Black Women & the Pay Gap

Imagine having to work seven extra months just to earn the same pay as a male co­-workers.

If you’re a Black woman in the United States, that’s a likely reality.

According to the U.S. Census, on average, Black women were paid 61% of what non-Hispanic white men were paid in 2018. That means it takes the typical Black woman 19 months to be paid what the average white man takes home in 12 months. That’s even worse than the national earnings ratio for all women, 82%, as reported in AAUW’s The Simple Truth about the Gender Pay Gap.

These factors are behind the gender pay gap that Black women encounter:

Intersecting injustice

Black women and girls live at the intersection of sexism and racism. While sexism and racism are distinct forms of discrimination that manifest differently, their effects are compounded when a person experiences both at the same time. Intersectional discrimination perpetuates the racial and gender wealth gaps, limits Black women’s access to educational opportunities, and impedes their career advancement.

The wealth gap

This explains why Black women’s earnings are so far behind those of both white men and white women. In 2013, the median white household had 13 times the wealth (“wealth” refers to total assets minus debts) of the median Black household — specifically, the median white household had about $134,000 to the median Black household’s $11,000.

The wealth gap Black families experience can be traced to historic injustices such as slavery, segregation, redlining (the practice of differentiating areas of a city or town by race, often leading to the denial of necessary goods and services to people who live in those areas), unequal access to government programs like welfare and the G.I. Bill and ongoing institutionalized and systematic discrimination. This disparity in wealth spans generations and perpetuates unequal pay and diminished opportunities, decreasing the amount of resources that Black families can devote to education and career advancement.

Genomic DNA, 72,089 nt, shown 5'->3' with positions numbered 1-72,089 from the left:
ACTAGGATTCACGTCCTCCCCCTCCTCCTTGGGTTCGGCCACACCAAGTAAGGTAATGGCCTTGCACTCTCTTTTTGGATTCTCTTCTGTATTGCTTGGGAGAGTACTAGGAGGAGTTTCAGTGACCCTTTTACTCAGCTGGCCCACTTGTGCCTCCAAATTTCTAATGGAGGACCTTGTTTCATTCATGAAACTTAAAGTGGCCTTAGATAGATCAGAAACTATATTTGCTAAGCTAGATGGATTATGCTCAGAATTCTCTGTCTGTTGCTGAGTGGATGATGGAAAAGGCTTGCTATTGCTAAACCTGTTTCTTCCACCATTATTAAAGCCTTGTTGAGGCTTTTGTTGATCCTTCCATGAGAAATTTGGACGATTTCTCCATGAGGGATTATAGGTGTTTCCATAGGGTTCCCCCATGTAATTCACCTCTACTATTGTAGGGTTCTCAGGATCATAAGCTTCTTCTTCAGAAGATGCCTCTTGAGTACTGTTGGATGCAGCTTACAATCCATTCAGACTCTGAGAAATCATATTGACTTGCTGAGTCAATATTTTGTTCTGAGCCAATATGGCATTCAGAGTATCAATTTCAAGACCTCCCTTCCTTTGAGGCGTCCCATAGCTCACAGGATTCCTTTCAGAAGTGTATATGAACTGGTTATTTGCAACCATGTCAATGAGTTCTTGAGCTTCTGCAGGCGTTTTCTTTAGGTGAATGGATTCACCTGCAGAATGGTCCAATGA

Education

While education is often thought of as a great equalizer, it does not shield women of color from the pay gap or the wealth gap. Recent research by Demos found that the median white adult who dropped out of high school has 70% more wealth than the median Black adult with some college education. That means relying on education alone to close the pay gap will not work for women, especially Black women.

Occupational segregation

Black women are more likely to work in lower-paying service occupations (like food service, domestic work and health care assistance) than any other industry and less likely to work in the higher-paying engineering and tech fields or managerial positions. The U.S. Bureau of Labor Statistics shows that the percentage of Black women who are full-time minimum-wage workers is higher than that of any other racial group.

To make matters worse, there’s an even bigger pay gap in the service industry, where women make less per week than women working full-time across all occupations. That’s why a livable minimum wage is crucial to all women (who make up two-thirds of tipped workers), and especially Black women.

In addition to being overrepresented at the low-paying end of the spectrum, Black women are underrepresented at the top. Black women make up just 1% of the high-paying engineering workforce and 3% of computing. And these, unfortunately, are the fields where the gender pay gap is the smallest. Among the few Black women who do break into these careers, discriminatory pay and promotion practices drive many out.

Why Equal Pay Matters

The pay and wealth disparities that Black women face affect not only individuals, but also the people around them. Since 80% of Black mothers are the sole or primary breadwinners for their households, a fair salary can mean the difference between struggling and sustainability for a family.

Paying all workers fairly means more women can support their families while also contributing to the overall economy. True pay equity requires a multifaceted strategy that addresses both the gendered and racialized injustices that Black women encounter every day.

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